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Qantas Link 717 hard landing Darwin

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Qantas Link 717 hard landing Darwin

Old 5th Mar 2008, 03:48
  #101 (permalink)  
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Quoted cost is a few million USD
There goes my pay rise....
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Old 5th Mar 2008, 10:24
  #102 (permalink)  
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Reminds me of those guys who buy WWII fighters etc, all they get is a mass of corroded twisted metal , find the manufacturers plate in amongst it somewhere and then proceed to remanufacture an entire aeroplane around that plate. Just another simple repair really!
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Old 6th Mar 2008, 02:08
  #103 (permalink)  

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QANTAS PRANGS. Fatal and Aircraft Destroyed.

In days of Olde when Pilotes were Bolde, QANTAS did experience a few fatal accidents as well as non-fatal with hull destroyed. Critics can say that these were in the early days but the aircraft were registered as QANTAS aircraft and flown by QANTAS crew.

To name a few.

26 November 1943. Lockheed Lodestar VH-CAB. Capt. G.Campbell. Wards Strip Port Moresby. Crashed on landing. All crew and 14 pax killed.

July 1949. DH84 VH-BAF. Capt. R. Crabbe. Near Zenag. non-fatal. Aircraft destroyed.

May 1949. Avro Anson VH-BBZ. Capt N. Mitchell. Kerowagi. Non fatal. Aircraft destroyed.

July 1951. Drover. VH-EBQ. Capt. J. Spiers. Near Lae in water. Capt and six pax killed.

Sept. 1951 DH Dragon. VH-AXL. Capt F. Barlogie. Near Karanka. Capt. killed.

Dec. 1951 DH 84. VH- URV. Capt. S Peebles. Near Yaramunda. Capt and two pax killed.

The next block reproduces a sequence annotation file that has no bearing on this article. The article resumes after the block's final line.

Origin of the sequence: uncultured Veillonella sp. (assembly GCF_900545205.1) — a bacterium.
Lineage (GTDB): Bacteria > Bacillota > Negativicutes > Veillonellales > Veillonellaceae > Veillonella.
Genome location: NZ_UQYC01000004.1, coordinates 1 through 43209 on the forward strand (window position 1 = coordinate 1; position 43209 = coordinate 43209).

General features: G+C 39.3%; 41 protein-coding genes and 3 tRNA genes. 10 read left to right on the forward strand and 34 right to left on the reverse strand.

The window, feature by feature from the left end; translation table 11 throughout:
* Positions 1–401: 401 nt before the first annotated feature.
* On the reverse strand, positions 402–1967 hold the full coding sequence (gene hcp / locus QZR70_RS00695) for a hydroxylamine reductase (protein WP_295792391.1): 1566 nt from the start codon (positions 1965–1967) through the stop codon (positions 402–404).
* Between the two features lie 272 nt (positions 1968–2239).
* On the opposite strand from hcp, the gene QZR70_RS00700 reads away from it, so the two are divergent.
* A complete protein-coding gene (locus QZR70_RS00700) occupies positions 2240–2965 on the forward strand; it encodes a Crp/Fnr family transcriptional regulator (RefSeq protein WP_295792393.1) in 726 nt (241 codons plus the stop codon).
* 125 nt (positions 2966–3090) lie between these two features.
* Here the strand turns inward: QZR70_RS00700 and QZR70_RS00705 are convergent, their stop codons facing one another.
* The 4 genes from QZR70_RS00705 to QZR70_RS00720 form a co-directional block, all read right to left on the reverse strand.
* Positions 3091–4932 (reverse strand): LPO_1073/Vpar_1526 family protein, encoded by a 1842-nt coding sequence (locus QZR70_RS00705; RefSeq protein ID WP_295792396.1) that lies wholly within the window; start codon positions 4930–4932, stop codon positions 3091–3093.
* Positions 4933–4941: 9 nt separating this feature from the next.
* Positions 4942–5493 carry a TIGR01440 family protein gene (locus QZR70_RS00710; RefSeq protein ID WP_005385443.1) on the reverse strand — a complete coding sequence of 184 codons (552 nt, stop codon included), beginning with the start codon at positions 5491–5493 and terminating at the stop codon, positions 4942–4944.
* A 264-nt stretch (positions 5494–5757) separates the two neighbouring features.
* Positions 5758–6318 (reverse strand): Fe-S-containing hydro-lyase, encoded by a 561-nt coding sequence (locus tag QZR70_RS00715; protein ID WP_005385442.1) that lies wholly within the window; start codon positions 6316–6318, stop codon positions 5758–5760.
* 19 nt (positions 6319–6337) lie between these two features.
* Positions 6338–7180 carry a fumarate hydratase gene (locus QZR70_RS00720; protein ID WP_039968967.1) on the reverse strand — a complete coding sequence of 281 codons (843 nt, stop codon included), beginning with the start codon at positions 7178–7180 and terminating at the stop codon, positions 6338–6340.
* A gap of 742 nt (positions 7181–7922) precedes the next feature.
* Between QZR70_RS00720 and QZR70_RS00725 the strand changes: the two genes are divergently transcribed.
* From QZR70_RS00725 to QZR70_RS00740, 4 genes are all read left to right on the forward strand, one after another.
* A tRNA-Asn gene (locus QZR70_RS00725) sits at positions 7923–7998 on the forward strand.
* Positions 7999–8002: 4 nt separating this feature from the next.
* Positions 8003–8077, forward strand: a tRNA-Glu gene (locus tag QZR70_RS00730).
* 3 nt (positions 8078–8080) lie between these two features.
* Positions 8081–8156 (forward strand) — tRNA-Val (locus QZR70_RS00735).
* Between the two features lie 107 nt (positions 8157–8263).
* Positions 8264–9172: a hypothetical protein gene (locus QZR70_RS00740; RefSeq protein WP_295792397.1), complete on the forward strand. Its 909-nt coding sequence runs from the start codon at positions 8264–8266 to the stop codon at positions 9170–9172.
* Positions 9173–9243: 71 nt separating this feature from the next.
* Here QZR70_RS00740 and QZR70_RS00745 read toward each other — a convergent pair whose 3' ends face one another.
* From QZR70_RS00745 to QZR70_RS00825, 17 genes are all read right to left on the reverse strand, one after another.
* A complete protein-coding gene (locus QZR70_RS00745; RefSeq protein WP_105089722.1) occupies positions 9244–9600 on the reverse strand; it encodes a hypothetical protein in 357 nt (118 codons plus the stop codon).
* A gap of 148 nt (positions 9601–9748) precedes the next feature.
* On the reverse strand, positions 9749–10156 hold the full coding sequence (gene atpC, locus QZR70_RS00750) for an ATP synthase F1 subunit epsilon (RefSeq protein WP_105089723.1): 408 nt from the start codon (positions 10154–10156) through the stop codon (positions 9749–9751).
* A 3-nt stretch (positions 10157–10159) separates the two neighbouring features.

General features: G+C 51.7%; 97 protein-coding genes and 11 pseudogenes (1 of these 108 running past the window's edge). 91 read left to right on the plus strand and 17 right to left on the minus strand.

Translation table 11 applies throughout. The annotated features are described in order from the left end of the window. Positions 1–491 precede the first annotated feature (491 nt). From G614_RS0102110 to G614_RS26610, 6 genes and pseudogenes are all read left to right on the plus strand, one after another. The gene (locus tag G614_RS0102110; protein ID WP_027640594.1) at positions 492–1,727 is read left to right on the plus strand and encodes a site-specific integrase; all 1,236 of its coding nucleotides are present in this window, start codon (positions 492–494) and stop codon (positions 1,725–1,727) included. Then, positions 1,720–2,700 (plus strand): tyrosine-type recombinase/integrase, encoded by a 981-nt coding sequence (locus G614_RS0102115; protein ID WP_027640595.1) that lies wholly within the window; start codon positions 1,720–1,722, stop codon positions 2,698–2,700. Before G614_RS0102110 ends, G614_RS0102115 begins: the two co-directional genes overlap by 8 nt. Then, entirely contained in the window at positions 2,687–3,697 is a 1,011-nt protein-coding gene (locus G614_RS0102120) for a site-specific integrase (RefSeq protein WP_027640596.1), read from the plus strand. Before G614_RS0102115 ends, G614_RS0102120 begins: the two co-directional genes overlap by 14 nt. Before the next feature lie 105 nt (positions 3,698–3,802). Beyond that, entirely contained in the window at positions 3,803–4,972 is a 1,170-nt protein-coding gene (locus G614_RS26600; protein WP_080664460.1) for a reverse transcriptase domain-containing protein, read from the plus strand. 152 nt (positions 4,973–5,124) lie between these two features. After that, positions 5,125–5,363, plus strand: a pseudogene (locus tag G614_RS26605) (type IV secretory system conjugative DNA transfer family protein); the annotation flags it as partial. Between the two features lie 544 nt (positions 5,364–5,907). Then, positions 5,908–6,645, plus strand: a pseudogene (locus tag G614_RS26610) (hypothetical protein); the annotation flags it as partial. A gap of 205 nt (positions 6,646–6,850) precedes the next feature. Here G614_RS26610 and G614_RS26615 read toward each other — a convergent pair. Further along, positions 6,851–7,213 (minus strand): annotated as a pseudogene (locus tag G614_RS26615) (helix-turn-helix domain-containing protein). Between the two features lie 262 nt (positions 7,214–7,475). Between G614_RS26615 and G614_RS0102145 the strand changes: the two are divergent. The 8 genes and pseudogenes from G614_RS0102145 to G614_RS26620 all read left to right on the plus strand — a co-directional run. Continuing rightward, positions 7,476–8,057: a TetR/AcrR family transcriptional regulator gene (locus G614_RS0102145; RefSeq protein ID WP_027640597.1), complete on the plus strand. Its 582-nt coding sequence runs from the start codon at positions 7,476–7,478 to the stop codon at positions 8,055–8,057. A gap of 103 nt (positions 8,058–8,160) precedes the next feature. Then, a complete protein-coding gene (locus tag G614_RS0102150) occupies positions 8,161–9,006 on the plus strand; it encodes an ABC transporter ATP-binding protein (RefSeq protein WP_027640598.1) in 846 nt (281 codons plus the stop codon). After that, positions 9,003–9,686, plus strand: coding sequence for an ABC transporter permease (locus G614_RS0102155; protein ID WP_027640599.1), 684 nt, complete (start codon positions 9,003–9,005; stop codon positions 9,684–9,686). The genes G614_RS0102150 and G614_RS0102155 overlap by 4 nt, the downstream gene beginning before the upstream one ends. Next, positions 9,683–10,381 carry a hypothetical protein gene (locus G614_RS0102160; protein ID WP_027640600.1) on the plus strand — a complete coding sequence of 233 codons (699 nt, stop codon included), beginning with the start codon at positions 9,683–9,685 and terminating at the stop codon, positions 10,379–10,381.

Dec. 1951. DH 84. VH-URD. Capt.R. Davis. Non fatal. Aircraft destroyed.

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Old 6th Mar 2008, 09:38
  #104 (permalink)  
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Quoted cost is a few million USD.

How many million $$$ is a 'few'? Is it in excess of the replacement cost of $35M to preserve the 'written off' record, which seems to be the rumour (but unconfirmed by the big Q).

Is there any news on when/ if QANTAS will release any official information regarding damages, costs and injuries incurred?
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Old 6th Mar 2008, 13:24
  #105 (permalink)  
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The estimated repair cost is nowhere near the $35miliion replacement cost. It is a single digit number.
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Old 6th Mar 2008, 20:44
  #106 (permalink)  
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Aaaahh Gove.... the memories come flooding back, I've done a few landings there I'd rather forget about. Tell me, is my big paper fish still in the control tower? Is the control tower still there?!!
PM me if you know who I am because I will probably know you................
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Old 7th Mar 2008, 05:46
  #107 (permalink)  
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Pilots did good job on QF1 at BKK

I noted during my reading of posts on this thread that the comment was made in relation to the QF1 over-run at BKK that the pilots did a good job in keeping QF1 under control on a rain soaked runway.

Having had access to the full accicent report, via a relative who was a pax on that flight, it made for very interesting reading. The "accident", which Qantas tried to have described as an "incident", was the result of a totally inadequate appreciation of the problems likely to be encountered and no thought, apparently, to the use of Full flap and Max reverse on landing. (Rather than 25 Flap and Idle Reverse as was SOP)